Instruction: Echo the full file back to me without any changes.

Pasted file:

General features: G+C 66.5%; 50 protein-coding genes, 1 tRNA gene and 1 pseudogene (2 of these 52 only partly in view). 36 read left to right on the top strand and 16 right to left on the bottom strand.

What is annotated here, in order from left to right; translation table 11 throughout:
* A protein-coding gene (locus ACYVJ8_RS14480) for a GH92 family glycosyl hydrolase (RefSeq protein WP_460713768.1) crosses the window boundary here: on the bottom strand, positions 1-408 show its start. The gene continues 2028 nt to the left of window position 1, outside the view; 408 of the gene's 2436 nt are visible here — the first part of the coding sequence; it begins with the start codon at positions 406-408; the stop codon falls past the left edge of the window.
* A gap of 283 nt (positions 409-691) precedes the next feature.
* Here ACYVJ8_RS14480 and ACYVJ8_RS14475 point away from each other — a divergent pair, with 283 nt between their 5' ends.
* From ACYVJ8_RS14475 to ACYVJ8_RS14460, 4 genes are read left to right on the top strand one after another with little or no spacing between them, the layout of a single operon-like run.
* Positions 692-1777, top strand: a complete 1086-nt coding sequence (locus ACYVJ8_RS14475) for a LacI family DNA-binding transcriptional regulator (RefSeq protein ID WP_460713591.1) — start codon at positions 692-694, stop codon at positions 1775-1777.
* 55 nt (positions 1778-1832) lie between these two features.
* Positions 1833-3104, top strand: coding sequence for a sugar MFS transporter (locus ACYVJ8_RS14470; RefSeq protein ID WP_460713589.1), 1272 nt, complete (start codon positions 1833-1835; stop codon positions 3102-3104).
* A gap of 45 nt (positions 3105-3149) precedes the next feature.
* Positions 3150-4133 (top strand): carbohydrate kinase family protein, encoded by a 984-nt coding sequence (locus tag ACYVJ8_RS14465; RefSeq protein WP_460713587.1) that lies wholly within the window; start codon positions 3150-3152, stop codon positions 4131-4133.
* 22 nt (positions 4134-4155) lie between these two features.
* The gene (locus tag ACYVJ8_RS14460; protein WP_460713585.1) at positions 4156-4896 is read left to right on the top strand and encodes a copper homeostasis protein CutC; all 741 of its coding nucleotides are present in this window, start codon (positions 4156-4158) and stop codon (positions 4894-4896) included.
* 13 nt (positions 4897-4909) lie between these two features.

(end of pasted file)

General features: G+C 66.5%; 50 protein-coding genes, 1 tRNA gene and 1 pseudogene (2 of these 52 only partly in view). 36 read left to right on the top strand and 16 right to left on the bottom strand.

What is annotated here, in order from left to right; translation table 11 throughout:
* A protein-coding gene (locus ACYVJ8_RS14480) for a GH92 family glycosyl hydrolase (RefSeq protein WP_460713768.1) crosses the window boundary here: on the bottom strand, positions 1-408 show its start. The gene continues 2028 nt to the left of window position 1, outside the view; 408 of the gene's 2436 nt are visible here — the first part of the coding sequence; it begins with the start codon at positions 406-408; the stop codon falls past the left edge of the window.
* A gap of 283 nt (positions 409-691) precedes the next feature.
* Here ACYVJ8_RS14480 and ACYVJ8_RS14475 point away from each other — a divergent pair, with 283 nt between their 5' ends.
* From ACYVJ8_RS14475 to ACYVJ8_RS14460, 4 genes are read left to right on the top strand one after another with little or no spacing between them, the layout of a single operon-like run.
* Positions 692-1777, top strand: a complete 1086-nt coding sequence (locus ACYVJ8_RS14475) for a LacI family DNA-binding transcriptional regulator (RefSeq protein ID WP_460713591.1) — start codon at positions 692-694, stop codon at positions 1775-1777.
* 55 nt (positions 1778-1832) lie between these two features.
* Positions 1833-3104, top strand: coding sequence for a sugar MFS transporter (locus ACYVJ8_RS14470; RefSeq protein ID WP_460713589.1), 1272 nt, complete (start codon positions 1833-1835; stop codon positions 3102-3104).
* A gap of 45 nt (positions 3105-3149) precedes the next feature.
* Positions 3150-4133 (top strand): carbohydrate kinase family protein, encoded by a 984-nt coding sequence (locus tag ACYVJ8_RS14465; RefSeq protein WP_460713587.1) that lies wholly within the window; start codon positions 3150-3152, stop codon positions 4131-4133.
* 22 nt (positions 4134-4155) lie between these two features.
* The gene (locus tag ACYVJ8_RS14460; protein WP_460713585.1) at positions 4156-4896 is read left to right on the top strand and encodes a copper homeostasis protein CutC; all 741 of its coding nucleotides are present in this window, start codon (positions 4156-4158) and stop codon (positions 4894-4896) included.
* 13 nt (positions 4897-4909) lie between these two features.